Welcome to the Kentucky Native Plant and Wildlife Blog.

Welcome to the Kentucky Native Plant and Wildlife Blog.
The purpose of this blog is to provide information on using native plants in the landscape, issues related to invasive exotic plants, urban wildlife management, and wildlife damage management. It is my intention that this information will assist you in deciphering the multitude of information circulating around the web and condense in some meaningful method as it relates to Kentucky. In addition, I hope to highlight a native plant that can be used in the landscape.

Monday, August 27, 2012

Plant of the Week: Blue Wood Aster (Symphotrichum cordifolium)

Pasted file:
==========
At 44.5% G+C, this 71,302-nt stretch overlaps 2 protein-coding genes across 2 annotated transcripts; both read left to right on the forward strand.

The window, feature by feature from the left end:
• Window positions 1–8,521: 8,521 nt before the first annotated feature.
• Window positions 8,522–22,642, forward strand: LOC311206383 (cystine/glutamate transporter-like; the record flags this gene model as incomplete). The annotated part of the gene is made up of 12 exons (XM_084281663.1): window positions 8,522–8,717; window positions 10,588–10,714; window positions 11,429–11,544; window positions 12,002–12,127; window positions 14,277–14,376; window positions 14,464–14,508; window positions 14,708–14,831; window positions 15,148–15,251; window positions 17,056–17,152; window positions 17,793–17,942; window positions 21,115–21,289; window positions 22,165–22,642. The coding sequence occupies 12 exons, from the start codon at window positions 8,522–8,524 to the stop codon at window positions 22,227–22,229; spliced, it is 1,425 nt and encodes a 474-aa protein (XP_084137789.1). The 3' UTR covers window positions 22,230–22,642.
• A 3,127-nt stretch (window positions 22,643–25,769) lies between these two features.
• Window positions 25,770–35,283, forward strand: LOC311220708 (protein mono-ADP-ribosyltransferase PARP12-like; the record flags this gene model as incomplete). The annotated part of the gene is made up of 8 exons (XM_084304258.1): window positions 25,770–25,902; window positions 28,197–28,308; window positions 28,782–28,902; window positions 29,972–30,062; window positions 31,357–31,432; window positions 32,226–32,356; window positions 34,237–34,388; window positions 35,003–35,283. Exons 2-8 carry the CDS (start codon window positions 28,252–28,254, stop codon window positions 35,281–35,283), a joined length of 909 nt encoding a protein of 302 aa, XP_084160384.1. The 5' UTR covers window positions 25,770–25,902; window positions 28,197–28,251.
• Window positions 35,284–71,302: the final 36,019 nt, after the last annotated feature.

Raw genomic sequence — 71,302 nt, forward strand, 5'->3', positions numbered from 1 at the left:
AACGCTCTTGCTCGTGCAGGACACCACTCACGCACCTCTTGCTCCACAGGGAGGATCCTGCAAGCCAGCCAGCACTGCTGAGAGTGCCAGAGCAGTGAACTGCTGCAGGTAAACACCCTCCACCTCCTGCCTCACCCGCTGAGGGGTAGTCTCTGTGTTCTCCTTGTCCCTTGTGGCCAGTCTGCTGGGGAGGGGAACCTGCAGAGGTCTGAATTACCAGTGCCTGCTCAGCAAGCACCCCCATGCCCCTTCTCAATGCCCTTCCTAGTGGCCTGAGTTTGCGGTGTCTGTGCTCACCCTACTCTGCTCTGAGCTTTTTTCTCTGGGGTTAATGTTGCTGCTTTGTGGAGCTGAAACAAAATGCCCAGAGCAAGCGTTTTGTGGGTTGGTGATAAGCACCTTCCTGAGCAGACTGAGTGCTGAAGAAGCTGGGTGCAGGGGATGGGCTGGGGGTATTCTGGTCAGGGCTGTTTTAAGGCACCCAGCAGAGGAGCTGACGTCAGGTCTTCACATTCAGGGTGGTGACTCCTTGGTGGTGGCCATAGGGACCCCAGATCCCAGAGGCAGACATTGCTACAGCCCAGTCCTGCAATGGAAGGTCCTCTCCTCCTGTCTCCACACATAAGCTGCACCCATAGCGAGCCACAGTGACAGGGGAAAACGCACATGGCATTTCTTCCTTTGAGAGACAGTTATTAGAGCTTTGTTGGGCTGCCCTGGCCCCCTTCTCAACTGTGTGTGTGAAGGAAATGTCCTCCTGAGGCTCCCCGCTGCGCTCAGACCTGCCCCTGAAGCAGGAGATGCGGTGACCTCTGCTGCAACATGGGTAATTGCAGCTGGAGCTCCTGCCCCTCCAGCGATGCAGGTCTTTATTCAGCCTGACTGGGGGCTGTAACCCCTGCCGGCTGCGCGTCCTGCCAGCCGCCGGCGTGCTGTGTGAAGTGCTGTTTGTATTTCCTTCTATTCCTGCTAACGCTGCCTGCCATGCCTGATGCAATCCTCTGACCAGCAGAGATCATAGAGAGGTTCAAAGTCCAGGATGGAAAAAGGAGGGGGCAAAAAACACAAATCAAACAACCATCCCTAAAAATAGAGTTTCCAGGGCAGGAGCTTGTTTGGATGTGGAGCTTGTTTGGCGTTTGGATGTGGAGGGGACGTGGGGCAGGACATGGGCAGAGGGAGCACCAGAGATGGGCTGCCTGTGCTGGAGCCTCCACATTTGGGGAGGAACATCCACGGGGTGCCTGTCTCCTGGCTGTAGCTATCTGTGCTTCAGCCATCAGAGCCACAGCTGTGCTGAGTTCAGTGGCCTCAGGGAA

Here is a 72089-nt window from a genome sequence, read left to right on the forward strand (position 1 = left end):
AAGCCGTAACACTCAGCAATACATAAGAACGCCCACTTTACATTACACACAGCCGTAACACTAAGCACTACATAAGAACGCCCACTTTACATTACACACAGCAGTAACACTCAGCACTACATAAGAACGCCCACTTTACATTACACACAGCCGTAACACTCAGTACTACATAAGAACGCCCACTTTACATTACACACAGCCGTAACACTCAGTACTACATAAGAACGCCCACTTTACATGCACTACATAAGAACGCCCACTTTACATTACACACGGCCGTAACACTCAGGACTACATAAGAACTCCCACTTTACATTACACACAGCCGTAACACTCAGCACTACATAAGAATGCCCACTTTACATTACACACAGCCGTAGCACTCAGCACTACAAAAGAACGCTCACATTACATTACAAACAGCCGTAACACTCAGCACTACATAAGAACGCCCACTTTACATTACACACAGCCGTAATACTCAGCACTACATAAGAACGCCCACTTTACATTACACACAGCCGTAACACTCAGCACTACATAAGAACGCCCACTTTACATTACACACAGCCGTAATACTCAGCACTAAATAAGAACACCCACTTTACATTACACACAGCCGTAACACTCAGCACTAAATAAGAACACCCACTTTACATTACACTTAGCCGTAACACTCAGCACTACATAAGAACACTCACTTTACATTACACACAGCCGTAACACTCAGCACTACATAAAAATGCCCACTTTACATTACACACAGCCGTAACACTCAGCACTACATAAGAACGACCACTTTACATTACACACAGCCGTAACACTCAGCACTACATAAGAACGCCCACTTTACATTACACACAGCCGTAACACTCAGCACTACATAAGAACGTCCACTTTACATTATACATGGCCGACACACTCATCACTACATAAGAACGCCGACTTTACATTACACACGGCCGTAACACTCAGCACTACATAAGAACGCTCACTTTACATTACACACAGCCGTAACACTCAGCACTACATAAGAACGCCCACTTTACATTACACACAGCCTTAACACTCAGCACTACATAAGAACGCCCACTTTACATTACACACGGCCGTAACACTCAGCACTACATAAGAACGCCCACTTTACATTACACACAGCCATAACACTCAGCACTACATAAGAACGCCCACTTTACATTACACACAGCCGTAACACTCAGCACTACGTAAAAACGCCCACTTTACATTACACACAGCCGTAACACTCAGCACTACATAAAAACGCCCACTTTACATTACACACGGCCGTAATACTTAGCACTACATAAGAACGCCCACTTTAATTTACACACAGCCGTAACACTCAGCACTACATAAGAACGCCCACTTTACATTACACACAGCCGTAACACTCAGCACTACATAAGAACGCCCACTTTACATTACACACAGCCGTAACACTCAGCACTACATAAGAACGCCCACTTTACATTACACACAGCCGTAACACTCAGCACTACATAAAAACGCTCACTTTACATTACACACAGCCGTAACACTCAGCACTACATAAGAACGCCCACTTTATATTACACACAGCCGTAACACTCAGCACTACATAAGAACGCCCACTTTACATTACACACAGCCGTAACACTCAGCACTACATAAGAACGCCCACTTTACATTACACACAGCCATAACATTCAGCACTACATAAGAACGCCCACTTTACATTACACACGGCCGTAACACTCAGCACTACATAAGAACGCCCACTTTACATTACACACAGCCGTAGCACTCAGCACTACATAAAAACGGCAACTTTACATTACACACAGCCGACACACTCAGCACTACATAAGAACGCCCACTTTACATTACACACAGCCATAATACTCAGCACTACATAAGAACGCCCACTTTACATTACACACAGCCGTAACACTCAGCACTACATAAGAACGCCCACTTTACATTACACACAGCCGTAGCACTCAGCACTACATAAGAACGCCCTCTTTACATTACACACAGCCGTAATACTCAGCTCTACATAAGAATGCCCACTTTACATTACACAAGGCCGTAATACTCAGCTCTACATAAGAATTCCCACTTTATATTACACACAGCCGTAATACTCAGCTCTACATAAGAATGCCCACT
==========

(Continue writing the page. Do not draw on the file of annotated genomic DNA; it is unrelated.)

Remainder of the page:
As we think about which species of wildflowers can tolerate dry conditions, this is an excellent choice for part-sun to shade.  It can grow from 1 to 4' tall depending on soil fertility and flowers best when given at least 3 hours of full sun daily.  The central stem is slightly reddish and somewhat hairy and it has 5" long x 2" wide leaves with a stem that are alternate.  During dry times the lower leaves will drop off the central stem. The ray flowers are typically lavender to blue and sometimes white and the central disk florets are usually yellow but turn to purple to red as they age.  There are 7 to 13 rays per flower head.  It is rhizomatous and can spread slowly via this method and also reseeds easily.  The best location is at the edge of the shade woodland garden and it works well with blue-stemmed goldenrod.  Like many of the asters, this species is a host plant for the Silvery checkerspot butterfly and bees are the primary pollinators.  It has no significant disease or insect pest problems and while not completely deer resistant, deer do not particularly like the plant.  This species makes an excellent cut flower for use in arrangements.  This is also a species, that when pinched back in the spring, will reward the gardener with an absolutely gorgeous flower show in the fall.

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